Tucked in the rolling forested hills of southwestern New Hampshire, this parcel offers seclusion and abundant wildlife habitat - perfect for a recreational camp or hunting retreat, with internal trails and long-distance views.
Hemlock Hill is located in Charlestown, NH, an historic town nestled along the bank of the Connecticut River in the southwestern corner of the state. During British colonial times, the town played a prominent role in the French and Indian War. Today, Charlestown is a vibrant small town of just over 5,000 year-round residents, still graced by historic colonial homes, brick public buildings and new homes near the town center. Interstate 91 is within minutes of the village. Springfield, Massachusetts is an approximately one and a half hour drive south, while Boston is about two and a half hours away.
Access is provided by a deeded right-of-way off town-maintained Meany Road. The gravel access road extends approximately a half mile from Meany Road, across abutting landowners, to the southern parcel boundary. Once across the boundary, the road continues on just over a quarter mile to its terminus near parcel center.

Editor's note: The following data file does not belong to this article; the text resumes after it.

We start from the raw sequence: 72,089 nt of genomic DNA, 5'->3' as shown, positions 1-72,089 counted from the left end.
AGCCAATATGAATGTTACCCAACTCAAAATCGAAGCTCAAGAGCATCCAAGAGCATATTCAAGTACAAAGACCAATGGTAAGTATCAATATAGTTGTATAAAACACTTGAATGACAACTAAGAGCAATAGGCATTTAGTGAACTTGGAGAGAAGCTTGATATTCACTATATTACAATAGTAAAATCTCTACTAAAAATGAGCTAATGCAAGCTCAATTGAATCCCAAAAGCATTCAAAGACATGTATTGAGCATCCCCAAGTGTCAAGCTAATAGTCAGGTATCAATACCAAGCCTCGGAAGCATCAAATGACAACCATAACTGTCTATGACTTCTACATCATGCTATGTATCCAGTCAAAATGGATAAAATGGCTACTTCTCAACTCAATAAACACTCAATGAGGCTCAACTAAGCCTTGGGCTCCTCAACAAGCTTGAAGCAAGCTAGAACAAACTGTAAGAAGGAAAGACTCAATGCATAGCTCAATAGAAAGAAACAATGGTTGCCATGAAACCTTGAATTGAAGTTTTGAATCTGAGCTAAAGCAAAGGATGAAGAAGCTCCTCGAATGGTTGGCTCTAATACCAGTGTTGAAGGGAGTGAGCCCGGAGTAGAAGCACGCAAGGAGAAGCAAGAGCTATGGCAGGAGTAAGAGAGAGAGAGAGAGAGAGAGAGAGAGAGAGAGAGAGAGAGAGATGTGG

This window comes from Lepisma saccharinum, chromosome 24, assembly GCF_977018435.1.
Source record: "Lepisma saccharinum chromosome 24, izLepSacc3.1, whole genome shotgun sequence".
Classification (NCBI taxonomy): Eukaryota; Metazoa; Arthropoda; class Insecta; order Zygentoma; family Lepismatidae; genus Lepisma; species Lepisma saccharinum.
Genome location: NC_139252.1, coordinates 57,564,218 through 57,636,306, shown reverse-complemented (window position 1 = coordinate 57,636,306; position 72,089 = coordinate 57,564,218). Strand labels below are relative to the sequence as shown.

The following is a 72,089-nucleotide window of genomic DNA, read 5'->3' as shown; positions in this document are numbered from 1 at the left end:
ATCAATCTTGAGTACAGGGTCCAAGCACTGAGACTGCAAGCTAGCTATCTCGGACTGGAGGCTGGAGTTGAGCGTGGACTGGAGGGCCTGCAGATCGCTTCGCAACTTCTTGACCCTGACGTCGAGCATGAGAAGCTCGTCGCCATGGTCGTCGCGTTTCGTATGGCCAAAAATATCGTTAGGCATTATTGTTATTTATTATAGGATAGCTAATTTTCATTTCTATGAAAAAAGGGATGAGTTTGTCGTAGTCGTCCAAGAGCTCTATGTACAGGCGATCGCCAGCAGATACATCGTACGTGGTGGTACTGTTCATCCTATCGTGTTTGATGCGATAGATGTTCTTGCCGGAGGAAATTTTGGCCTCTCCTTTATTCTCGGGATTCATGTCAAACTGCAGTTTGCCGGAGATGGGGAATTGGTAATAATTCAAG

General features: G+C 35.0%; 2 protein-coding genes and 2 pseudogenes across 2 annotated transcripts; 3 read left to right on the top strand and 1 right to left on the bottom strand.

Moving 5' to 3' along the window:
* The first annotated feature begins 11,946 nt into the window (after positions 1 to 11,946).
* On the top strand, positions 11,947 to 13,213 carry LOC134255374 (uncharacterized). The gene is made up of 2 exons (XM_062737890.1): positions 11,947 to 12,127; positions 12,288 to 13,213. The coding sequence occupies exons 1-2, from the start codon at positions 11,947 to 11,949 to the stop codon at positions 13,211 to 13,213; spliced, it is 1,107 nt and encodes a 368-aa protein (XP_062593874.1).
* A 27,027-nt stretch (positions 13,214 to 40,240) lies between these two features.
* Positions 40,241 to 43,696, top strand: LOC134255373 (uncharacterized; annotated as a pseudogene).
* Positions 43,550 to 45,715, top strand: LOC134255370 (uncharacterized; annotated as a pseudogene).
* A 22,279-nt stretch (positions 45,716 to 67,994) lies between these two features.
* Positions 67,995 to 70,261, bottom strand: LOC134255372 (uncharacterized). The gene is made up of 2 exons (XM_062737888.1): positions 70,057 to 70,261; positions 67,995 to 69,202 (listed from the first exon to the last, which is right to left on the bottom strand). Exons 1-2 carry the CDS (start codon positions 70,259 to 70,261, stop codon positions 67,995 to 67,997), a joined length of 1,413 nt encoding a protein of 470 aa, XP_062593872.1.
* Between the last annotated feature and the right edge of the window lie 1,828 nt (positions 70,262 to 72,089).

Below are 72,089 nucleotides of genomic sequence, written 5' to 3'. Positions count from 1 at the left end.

The right-of-way is “for the passage of men, teams and vehicles” and does not account for the establishment of utility poles along its width. Therefore, any residential use is limited to seasonal, off-grid camp options.
The parcel has a gently rolling topography with two modest ridges near the parcel center. There is one short but steep face near the central opening; otherwise, the ground is well-suited for continued forestry and a host of year-round recreational pursuits.
Soils are mostly well-drained with a course, gravelly composition. A chain of small beaver ponds exists, paralleling the access road in the southwest corner of the forest, and offering a pleasant visual aesthetic and an attraction for a variety of wildlife species.
The forest supports a mixed species composition of northern hardwoods, red oak, hemlock and white pine. A 2015 timber harvest has left a predominantly pole-sized diameter class (6 to 9” diameters) with relatively even distribution across the parcel. Periodic non-commercial firewood thinnings can be scheduled as needed to salvage dead or dying trees. Long term, the soils offer excellent site conditions for growing timber, particularly red oak and white pine.